Graphic: East Anglia’s community first responders look set to get extra support
- Credit: Evening News © 2009
The region's network of lifesaving volunteers look set to benefit from extra support after the East of England Ambulance Service's new CEO gave his backing to a series of recommendations made more than two years ago.
Calls were made for more training and equipment for East Anglia's community first responders (CFR) in 2011 to bring the region in line with other ambulance trusts.
The author of a report into the service's use of volunteer responders spoke of his hope that his recommendations will be adopted by the new CEO of the ambulance service after not being acted upon by two previous chief executives.
Timothy Thirst, who is a volunteer for the Stalham and Smallburgh CFR, said the East of England Ambulance Service (EEAST) would be able to increase the number of groups and responder numbers if officials backed requests for more funding and support.
There are currently 270 CFR groups across the six counties, but the number of responders declined when many areas in the East of England lost their trainers in 2009, said Dr Thirst. Training has since been reinstated.
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He added that his recommendations had the support of Anthony Marsh, the new chief executive of the ambulance trust, who also remains as the CEO of the West Midlands Ambulance Service.
His report recommendations include:
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• To follow the West Midlands Ambulance Service's lead to provide extra First Person On Scene (FPOS) training for responders to be trained in fields such as maternity, advanced airway management and drug administration if they wished to enhance their skills.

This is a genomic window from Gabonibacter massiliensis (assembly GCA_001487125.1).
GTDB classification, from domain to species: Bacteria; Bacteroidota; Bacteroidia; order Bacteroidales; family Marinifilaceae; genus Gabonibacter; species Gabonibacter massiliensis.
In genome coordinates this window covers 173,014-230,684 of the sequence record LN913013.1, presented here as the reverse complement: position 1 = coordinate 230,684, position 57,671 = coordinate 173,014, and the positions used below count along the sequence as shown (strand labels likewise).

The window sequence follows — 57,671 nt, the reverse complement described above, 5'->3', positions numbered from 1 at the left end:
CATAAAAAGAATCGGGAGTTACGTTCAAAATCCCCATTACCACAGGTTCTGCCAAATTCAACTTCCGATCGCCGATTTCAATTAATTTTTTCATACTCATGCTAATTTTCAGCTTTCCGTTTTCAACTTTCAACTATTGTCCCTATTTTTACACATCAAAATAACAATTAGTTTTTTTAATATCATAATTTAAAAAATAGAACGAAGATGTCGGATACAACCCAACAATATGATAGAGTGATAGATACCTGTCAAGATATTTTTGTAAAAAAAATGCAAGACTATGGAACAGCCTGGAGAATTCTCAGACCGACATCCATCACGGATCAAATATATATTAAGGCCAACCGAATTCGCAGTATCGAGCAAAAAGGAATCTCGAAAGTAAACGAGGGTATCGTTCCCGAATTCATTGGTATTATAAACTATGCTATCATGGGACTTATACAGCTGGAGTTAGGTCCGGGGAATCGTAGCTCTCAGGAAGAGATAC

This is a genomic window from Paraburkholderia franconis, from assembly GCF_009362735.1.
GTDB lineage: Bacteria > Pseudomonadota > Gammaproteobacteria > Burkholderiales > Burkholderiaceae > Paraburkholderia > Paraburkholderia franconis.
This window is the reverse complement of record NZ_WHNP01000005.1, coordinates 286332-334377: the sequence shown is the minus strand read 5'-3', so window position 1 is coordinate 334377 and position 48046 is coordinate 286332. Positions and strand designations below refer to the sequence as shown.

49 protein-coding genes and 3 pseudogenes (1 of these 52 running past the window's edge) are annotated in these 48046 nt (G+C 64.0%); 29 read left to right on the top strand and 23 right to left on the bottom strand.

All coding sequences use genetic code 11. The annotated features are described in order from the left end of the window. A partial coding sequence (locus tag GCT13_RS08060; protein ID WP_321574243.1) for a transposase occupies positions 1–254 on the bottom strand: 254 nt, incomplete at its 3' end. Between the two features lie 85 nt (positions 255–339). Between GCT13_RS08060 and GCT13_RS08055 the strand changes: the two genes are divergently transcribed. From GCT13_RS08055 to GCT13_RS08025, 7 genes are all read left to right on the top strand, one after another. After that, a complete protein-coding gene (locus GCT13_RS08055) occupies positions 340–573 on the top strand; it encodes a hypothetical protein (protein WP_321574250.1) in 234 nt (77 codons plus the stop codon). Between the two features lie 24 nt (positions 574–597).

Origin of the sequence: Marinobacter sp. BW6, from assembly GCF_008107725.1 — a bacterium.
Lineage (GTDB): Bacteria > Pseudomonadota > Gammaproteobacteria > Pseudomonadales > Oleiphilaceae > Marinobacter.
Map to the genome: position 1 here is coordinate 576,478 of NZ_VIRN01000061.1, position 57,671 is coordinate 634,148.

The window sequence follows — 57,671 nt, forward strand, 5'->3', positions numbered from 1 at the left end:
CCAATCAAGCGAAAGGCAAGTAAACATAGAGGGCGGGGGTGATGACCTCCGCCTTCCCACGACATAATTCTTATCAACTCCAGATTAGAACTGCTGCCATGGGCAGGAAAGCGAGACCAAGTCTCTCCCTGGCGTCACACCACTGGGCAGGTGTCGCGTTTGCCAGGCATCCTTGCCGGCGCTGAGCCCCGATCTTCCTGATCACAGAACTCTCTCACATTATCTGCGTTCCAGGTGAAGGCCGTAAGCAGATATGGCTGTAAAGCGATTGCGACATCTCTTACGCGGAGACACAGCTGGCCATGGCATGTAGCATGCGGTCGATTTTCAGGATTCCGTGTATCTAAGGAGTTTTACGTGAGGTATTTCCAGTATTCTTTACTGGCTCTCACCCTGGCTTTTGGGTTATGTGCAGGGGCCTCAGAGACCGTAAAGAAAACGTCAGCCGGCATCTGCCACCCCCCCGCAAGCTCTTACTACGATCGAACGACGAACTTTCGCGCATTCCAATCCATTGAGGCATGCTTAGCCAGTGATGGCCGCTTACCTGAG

• A request for EEAST to provide all volunteer first responders with high-visibility jackets, safety helmets and uniform.
• To allow first responders in the East of England to use blue flashing lights when attending emergencies, which happens in other parts of the country.
• Groups should receive help from the trust to purchase ambulance livery kits for their first responder vehicles.
• CFR groups should be supplied with ambulance radios and EEAST should reimburse mileage rates to groups and individuals on call.
Dr Thirst said the general public were 'appalled' that CFR groups had to coordinate fundraising activities to keep operational in some areas and spent a lot of time fundraising to pay for their vehicles, expenses and equipment when their time would be better spent on training or being on standby.
He added: 'With the appointment of him [Anthony Marsh] as the new chief executive, EEAST at last has someone with the necessary drive, enthusiasm and experience to lead the service forward.
'I have met with Anthony Marsh and he is very supportive of all those recommendations. We have had the first meeting and he is really making sure all the building blocks are in place. Most of that can be done quite quickly. It does save money and there is no way you can have a system that puts a paramedic and ambulance on scene in a couple of minutes. A community first responder can make the situation better and will make a big difference for patients.'
Dr Thirst added that every £1 spent on first responders by ambulance services equated to between £5 and £40 in increased efficiency. He added that the East Midlands Ambulance Service had bought ten vehicles for responder groups.
Lorna Hayes, regional community partnership manager for EEAST, said CFR training was regularly reviewed at the NHS trust and this year's training plan includes additional skills such as using an Epipen, paediatric basic life support, and oxygenation. She added that the use of blue lights by CFRs had not yet been discussed by the trust and their equipment was reviewed on a regular basis.
'Our volunteers provide critical clinical care when seriously ill patients most need it whilst an ambulance response is en route –we value their dedication to spending their own time volunteering for the service and the massive contribution they make to their communities which cannot be overstated. We also have a dedicated team of managers and trainers to support CFRs across the region.'
'Developing the first responder role is something we do with responders and their representatives regularly, and many of the areas that Tim's [Dr Thirst] report has flagged up - more engagement, communication, solid training, focusing on the core clinical skills required to save a life – are on our agenda.'
'Anthony Marsh has welcomed Tim's contribution to the development work we do, and when our core priorities are set out they will feed directly into our ongoing strategic work,' she said.